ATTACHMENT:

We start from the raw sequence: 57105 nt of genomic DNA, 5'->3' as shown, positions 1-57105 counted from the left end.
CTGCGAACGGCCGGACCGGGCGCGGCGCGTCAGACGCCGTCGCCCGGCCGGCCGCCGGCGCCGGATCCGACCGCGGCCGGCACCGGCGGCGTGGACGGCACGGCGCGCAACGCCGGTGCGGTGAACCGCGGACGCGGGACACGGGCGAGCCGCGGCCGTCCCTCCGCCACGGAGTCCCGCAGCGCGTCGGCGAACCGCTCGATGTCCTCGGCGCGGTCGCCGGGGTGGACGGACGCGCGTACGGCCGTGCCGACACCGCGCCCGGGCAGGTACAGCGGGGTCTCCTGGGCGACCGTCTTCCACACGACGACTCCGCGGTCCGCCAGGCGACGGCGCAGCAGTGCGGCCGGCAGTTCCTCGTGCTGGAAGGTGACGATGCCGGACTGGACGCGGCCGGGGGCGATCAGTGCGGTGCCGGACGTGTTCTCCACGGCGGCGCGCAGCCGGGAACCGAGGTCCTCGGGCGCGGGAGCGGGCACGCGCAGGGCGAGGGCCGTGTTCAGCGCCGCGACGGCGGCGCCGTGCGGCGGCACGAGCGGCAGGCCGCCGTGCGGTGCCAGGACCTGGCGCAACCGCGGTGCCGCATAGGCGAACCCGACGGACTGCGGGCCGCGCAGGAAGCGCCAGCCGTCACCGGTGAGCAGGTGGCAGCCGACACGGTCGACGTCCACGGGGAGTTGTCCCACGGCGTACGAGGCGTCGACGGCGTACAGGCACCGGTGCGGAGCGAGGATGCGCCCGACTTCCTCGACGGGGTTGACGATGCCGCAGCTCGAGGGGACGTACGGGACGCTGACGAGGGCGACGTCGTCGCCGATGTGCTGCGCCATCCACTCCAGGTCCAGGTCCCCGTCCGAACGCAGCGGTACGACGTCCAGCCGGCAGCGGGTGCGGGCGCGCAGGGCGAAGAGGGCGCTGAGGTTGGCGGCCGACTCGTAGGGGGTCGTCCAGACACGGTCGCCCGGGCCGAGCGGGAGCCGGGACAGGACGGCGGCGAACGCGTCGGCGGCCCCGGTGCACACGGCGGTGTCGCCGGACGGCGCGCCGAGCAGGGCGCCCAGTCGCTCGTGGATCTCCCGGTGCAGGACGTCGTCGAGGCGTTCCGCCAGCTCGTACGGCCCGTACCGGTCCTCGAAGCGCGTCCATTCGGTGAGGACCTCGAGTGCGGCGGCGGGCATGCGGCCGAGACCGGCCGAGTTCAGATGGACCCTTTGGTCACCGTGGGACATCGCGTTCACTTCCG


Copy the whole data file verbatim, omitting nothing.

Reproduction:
We start from the raw sequence: 57105 nt of genomic DNA, 5'->3' as shown, positions 1-57105 counted from the left end.
CTGCGAACGGCCGGACCGGGCGCGGCGCGTCAGACGCCGTCGCCCGGCCGGCCGCCGGCGCCGGATCCGACCGCGGCCGGCACCGGCGGCGTGGACGGCACGGCGCGCAACGCCGGTGCGGTGAACCGCGGACGCGGGACACGGGCGAGCCGCGGCCGTCCCTCCGCCACGGAGTCCCGCAGCGCGTCGGCGAACCGCTCGATGTCCTCGGCGCGGTCGCCGGGGTGGACGGACGCGCGTACGGCCGTGCCGACACCGCGCCCGGGCAGGTACAGCGGGGTCTCCTGGGCGACCGTCTTCCACACGACGACTCCGCGGTCCGCCAGGCGACGGCGCAGCAGTGCGGCCGGCAGTTCCTCGTGCTGGAAGGTGACGATGCCGGACTGGACGCGGCCGGGGGCGATCAGTGCGGTGCCGGACGTGTTCTCCACGGCGGCGCGCAGCCGGGAACCGAGGTCCTCGGGCGCGGGAGCGGGCACGCGCAGGGCGAGGGCCGTGTTCAGCGCCGCGACGGCGGCGCCGTGCGGCGGCACGAGCGGCAGGCCGCCGTGCGGTGCCAGGACCTGGCGCAACCGCGGTGCCGCATAGGCGAACCCGACGGACTGCGGGCCGCGCAGGAAGCGCCAGCCGTCACCGGTGAGCAGGTGGCAGCCGACACGGTCGACGTCCACGGGGAGTTGTCCCACGGCGTACGAGGCGTCGACGGCGTACAGGCACCGGTGCGGAGCGAGGATGCGCCCGACTTCCTCGACGGGGTTGACGATGCCGCAGCTCGAGGGGACGTACGGGACGCTGACGAGGGCGACGTCGTCGCCGATGTGCTGCGCCATCCACTCCAGGTCCAGGTCCCCGTCCGAACGCAGCGGTACGACGTCCAGCCGGCAGCGGGTGCGGGCGCGCAGGGCGAAGAGGGCGCTGAGGTTGGCGGCCGACTCGTAGGGGGTCGTCCAGACACGGTCGCCCGGGCCGAGCGGGAGCCGGGACAGGACGGCGGCGAACGCGTCGGCGGCCCCGGTGCACACGGCGGTGTCGCCGGACGGCGCGCCGAGCAGGGCGCCCAGTCGCTCGTGGATCTCCCGGTGCAGGACGTCGTCGAGGCGTTCCGCCAGCTCGTACGGCCCGTACCGGTCCTCGAAGCGCGTCCATTCGGTGAGGACCTCGAGTGCGGCGGCGGGCATGCGGCCGAGACCGGCCGAGTTCAGATGGACCCTTTGGTCACCGTGGGACATCGCGTTCACTTCCG